BCTDA plans $15M in marketing for 2021-22

"Exfoliate Your Soul" screen capture
SPREAD THE WORD: "Exfoliate Your Soul," a 15-second video ad by the Explore Asheville Convention and Visitors Bureau, had nearly 2 million views on YouTube as of press time. Screen capture courtesy of the Buncombe County Tourism Development Authority

By the start of April, Buncombe County’s lodging sales had almost entirely regained the ground lost during the COVID-19 pandemic. Year-to-date revenues from July 2020 through March 2021, according to figures presented to the Buncombe County Tourism Development Authority board on May 26, were down just 4% compared with those for July 2019 through March of last year.

The board now seeks to further fan the flames of recovery with its biggest-ever annual marketing spend: more than $15 million. That allocation, outlined in the BCTDA’s proposed operating budget for fiscal year 2021-22, is 55% more than the roughly $9.7 million the authority plans to spend on marketing in the current budget cycle.

As explained by Vic Isley, president and CEO of the Explore Asheville Convention and Visitors Bureau, the TDA would spend at least $10.6 million on advertising buys, an 8% increase over the last pre-pandemic fiscal year. Just over $3 million would go toward the production of new content, with the remainder of the marketing budget spent on research.

“We want to work on increasing length of stay, so that will reduce the wear and tear on infrastructure,” Isley said about the TDA’s advertising goals. “We want to work on influencing visitor behavior and dispersal, creating itineraries and experiences to motivate them to move throughout the county so that their physical attendance in our community — as well as their dollars represented — will be dispersed throughout the community better.”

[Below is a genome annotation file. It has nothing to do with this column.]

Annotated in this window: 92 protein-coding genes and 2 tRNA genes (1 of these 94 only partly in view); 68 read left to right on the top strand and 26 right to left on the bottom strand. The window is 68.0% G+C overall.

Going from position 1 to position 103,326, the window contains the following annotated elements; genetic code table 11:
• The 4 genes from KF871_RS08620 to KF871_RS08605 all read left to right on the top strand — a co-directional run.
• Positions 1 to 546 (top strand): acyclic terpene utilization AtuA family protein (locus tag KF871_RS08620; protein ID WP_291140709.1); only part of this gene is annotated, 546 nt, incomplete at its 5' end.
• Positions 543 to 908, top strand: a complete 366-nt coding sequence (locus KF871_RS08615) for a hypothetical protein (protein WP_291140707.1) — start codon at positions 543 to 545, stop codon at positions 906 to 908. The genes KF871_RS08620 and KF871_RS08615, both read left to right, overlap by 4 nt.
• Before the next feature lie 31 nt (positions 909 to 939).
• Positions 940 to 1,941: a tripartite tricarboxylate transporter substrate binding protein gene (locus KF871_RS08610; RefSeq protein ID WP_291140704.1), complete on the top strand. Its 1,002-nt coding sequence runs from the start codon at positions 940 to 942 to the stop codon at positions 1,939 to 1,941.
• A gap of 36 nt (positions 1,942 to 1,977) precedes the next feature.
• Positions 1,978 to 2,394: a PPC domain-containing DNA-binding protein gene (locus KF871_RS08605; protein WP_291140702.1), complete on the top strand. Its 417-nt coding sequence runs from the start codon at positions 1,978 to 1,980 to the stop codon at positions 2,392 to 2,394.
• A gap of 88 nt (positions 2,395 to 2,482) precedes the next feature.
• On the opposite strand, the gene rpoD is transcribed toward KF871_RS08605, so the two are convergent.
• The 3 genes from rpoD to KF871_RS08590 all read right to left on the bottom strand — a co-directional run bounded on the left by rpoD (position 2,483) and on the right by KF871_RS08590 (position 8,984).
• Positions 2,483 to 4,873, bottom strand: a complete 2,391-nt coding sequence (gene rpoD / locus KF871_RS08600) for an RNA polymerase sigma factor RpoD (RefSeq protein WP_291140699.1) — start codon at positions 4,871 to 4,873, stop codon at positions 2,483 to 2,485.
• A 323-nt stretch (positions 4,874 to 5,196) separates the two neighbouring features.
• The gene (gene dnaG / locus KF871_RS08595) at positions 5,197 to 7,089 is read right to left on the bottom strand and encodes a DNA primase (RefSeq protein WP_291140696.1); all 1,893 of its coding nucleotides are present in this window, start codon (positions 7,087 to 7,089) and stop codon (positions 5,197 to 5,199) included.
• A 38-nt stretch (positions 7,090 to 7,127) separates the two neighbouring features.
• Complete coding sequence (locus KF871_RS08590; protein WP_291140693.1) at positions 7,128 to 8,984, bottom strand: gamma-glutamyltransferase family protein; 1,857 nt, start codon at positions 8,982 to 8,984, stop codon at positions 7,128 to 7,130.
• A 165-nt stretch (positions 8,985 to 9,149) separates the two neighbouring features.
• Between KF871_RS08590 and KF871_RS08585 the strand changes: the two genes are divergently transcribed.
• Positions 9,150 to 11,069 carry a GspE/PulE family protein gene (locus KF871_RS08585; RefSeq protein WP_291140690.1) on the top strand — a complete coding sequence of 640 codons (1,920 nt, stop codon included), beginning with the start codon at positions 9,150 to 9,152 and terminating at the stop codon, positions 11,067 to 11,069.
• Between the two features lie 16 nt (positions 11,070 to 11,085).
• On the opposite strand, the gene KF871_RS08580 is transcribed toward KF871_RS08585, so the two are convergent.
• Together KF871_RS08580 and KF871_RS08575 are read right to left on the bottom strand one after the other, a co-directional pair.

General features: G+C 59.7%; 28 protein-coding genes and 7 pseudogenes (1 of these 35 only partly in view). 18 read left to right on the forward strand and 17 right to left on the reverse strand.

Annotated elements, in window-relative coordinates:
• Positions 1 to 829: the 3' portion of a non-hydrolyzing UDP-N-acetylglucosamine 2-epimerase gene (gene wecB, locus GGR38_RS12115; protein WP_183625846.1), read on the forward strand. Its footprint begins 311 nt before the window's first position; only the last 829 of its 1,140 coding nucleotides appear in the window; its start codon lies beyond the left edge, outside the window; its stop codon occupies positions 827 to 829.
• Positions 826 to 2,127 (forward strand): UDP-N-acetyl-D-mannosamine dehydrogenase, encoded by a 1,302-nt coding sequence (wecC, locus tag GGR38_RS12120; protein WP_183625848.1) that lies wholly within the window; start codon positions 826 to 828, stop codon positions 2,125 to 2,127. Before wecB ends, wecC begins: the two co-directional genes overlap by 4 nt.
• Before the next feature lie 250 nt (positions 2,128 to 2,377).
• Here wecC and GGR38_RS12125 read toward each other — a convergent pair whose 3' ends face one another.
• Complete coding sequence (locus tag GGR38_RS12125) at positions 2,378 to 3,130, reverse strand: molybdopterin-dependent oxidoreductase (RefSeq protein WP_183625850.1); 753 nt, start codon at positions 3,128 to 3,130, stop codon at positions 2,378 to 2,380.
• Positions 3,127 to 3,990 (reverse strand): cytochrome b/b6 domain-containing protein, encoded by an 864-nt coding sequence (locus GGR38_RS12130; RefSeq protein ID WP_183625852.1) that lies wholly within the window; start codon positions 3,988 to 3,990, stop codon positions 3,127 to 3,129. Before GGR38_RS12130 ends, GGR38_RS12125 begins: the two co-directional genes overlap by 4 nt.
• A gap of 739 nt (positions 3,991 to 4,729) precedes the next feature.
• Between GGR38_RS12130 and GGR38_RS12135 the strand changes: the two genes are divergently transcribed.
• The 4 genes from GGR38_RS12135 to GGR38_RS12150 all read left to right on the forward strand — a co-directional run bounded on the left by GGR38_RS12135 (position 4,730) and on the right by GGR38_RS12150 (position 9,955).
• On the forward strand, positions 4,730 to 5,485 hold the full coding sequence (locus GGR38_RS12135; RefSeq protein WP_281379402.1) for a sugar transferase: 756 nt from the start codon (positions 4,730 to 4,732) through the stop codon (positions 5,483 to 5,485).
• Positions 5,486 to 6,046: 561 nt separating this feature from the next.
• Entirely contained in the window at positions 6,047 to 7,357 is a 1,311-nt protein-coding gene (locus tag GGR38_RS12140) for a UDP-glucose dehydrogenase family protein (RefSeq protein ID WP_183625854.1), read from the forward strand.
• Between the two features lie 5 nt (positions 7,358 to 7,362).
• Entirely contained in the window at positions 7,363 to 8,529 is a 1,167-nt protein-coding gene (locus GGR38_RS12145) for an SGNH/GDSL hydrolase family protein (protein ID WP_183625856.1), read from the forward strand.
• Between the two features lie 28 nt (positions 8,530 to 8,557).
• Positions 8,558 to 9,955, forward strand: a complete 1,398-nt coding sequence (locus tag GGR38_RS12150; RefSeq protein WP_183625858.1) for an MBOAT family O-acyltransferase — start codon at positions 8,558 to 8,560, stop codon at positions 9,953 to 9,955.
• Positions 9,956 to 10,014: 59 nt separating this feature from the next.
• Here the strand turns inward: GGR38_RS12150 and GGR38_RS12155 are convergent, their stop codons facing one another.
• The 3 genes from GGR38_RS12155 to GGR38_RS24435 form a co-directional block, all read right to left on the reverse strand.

Research items would include a software system that Isley said would “really help us with that destination management and that comfortable carrying capacity,” a resident sentiment survey and visitor satisfaction tracking. The authority’s last resident sentiment survey was completed in October 2019 as part of the now-stalled Tourism Management and Investment Plan process.

Exact spending levels, noted Explore Asheville Director of Finance Jennifer Kass-Green, will depend on changes to the TDA’s enabling legislation being considered by the N.C. General Assembly. Currently, the authority must spend 75% of occupancy tax revenues on tourism promotion, with 25% going toward tourism-related capital projects. The Asheville Buncombe Hotel Association, which represents local hotel owners, supports adjusting those percentages to 66% and 33%, respectively.

If the revenue split is adjusted, Kass-Green explained, the TDA will use $2 million of its roughly $12 million in available cash reserves to fund its desired level of marketing. However, it is unclear if the legislative changes will pass; Republican Sen. Chuck Edwards, who represents Henderson County and the eastern third of Buncombe County, told Asheville’s Council of Independent Business Owners in February that “this is not the time to talk about redistribution in any manner” regarding the occupancy tax.

Because the TDA board continues to meet remotely during North Carolina’s COVID-19 state of emergency, members of the public will not be permitted to comment on the budget proposal in person. Instead, comments may be submitted to Reply@ExploreAsheville.com through 4 p.m. Tuesday, June 29. A final vote on the budget is scheduled for 9 a.m. Wednesday, June 30.


Thanks for reading through to the end…

We share your inclination to get the whole story. For the past 25 years, Xpress has been committed to in-depth, balanced reporting about the greater Asheville area. We want everyone to have access to our stories. That’s a big part of why we've never charged for the paper or put up a paywall.